Hemisphere Energy – Recapping A Solid Year Of Oil Production Growth, Increasing Free Cash Flows, Paying Off Debt, Initiating A Dividend, And Share Buybacks

Shad Marquitz
November 24, 2022

Don Simmons, President and CEO of Hemisphere Energy (TSX.V:HME – OTCQB:HMENF), joins us to review the key Company milestones and work programs in 2022, and the business strategy moving into 2023.  Overall, 2022 was a year of production growth, increased free cash flows, paying off debt, implementing a dividend, and buying back shares of the stock using the NCIB facility.


One of the key transitions this year was the successful implementation of the polymer flood process at the Atlee Buffalo G Pool, leading to an increase in production output. This gave the Company confidence in implementing the same polymer flood process at the F Pool in August, and so the expectations are for the flow rates to gradually improve ramping up into mid 2023.  There are still more wells to be drilled around both the G Pool and F Pool, and based on their seismic surveys the projections are for both zones to have both consistency and future growth potential.


In addition to the ways the company has been returning value to shareholders with the dividend, share buy backs, and paying down the debt, we move the discussion into the area of potential acquisitions that the company could make to build further value in the future.  Don outlines the kind of projects that their team is reviewing that would make sense as acquisition targets and how they view making sure it would be an accretive transaction.


if you have any follow up questions for Don on Hemisphere Energy, then please email us at either or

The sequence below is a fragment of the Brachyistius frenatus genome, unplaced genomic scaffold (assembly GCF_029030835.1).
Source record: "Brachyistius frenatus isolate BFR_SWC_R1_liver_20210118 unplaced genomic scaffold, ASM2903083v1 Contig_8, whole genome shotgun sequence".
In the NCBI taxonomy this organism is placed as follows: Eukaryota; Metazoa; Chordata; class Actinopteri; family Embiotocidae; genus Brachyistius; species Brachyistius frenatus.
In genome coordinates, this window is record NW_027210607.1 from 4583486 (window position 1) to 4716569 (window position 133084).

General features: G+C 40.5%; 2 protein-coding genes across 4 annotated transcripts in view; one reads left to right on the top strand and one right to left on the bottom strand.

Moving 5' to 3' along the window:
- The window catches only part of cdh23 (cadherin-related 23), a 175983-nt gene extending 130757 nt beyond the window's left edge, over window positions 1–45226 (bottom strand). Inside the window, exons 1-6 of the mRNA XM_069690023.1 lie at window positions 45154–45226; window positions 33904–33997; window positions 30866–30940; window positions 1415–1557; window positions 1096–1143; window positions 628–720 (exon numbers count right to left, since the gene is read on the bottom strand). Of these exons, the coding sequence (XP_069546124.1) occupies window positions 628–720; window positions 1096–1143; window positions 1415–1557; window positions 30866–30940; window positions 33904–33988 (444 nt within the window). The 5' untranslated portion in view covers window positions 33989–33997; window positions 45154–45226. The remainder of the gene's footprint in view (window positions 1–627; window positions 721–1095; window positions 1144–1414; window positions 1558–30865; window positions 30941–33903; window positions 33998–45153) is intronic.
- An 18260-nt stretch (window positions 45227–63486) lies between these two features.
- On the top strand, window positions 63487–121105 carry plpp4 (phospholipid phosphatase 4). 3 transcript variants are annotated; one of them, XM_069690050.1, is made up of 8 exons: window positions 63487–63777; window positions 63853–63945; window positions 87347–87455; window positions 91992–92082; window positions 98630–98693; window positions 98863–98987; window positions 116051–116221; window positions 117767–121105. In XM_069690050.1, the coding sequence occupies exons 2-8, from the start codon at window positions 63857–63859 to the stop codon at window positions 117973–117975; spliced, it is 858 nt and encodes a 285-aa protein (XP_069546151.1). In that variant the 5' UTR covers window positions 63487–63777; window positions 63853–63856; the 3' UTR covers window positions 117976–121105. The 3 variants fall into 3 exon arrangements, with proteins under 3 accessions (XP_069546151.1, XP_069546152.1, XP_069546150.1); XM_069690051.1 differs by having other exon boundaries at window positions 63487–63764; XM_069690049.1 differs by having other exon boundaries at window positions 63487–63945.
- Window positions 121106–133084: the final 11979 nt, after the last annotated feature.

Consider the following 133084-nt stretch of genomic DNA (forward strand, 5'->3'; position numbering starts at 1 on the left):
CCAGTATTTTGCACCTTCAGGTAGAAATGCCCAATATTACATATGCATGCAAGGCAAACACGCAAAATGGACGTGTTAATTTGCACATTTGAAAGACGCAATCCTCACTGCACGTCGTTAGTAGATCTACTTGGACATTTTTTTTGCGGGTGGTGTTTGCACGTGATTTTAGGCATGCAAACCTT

Click here to visit the Hemisphere Energy website and read over the recent news.

    Nov 24, 2022 24:01 PM

    Who works on Thanksgiving? Everybody take the day off, because today I turn 64

      Nov 25, 2022 25:56 AM

      Happy Birthday Buzz. Cheers!

      We just did a little work on US Thanksgiving, because our Canadian friends in the north were still hard at it today. They already celebrated their Thanksgiving back in October. 🙂

        Nov 25, 2022 25:32 AM

        I’d rather be hard in it than hard at it! LOL! DT 😉

    Nov 24, 2022 24:51 PM

    BUZZ, When I,m 64, The Beatles

      Nov 25, 2022 25:29 AM

      Feeling the deja vu !!

    Nov 24, 2022 24:23 PM

    Ex i hope your watching because my call weeks ago for 1.04/1.02 us dollar is fast approaching.

    Also wti is on target sideways for few more months then drop off a cliff into summer bottom. This call was also made at the peak of investor frenzy and attraction towards the oil..

      Nov 25, 2022 25:14 AM

      Hi Glenfidish. Yes, the US Dollar has been a very key asset class and currency to follow this year, and the recent pullback into the mid 105’s has been quite a helpful tailwind for the PM sector, most commodities (except oil, which has continued to correct lately), and the general equity markets.

      We did see a relief rally off the 105 level back up higher last week, where it did bounce up to 107.80. We had mentioned a bounce in the greenback was overdue, and many were watching for the 109 level to come back into play as resistance, but it rolled back over before reaching 108. Now the dollar is back down at 105.72, so we’ll see which way things break soon, if it gets down lower towards that 102 level, or makes another go at 109+ again.

      Really, I’d have preferred to have seen it move a little higher for longer than where it got up to last week, before rolling back over. If it had continued bullishly into this week and made it up to that 109 resistance, and then peaked and rolled over, it likely would make a more sustained move lower. The concern now would be if does break lower soon down to 102, that it could run into selling exhaustion, then base, bottom, and blast back higher again in early 2023 and be a continued headwind on the markets next year.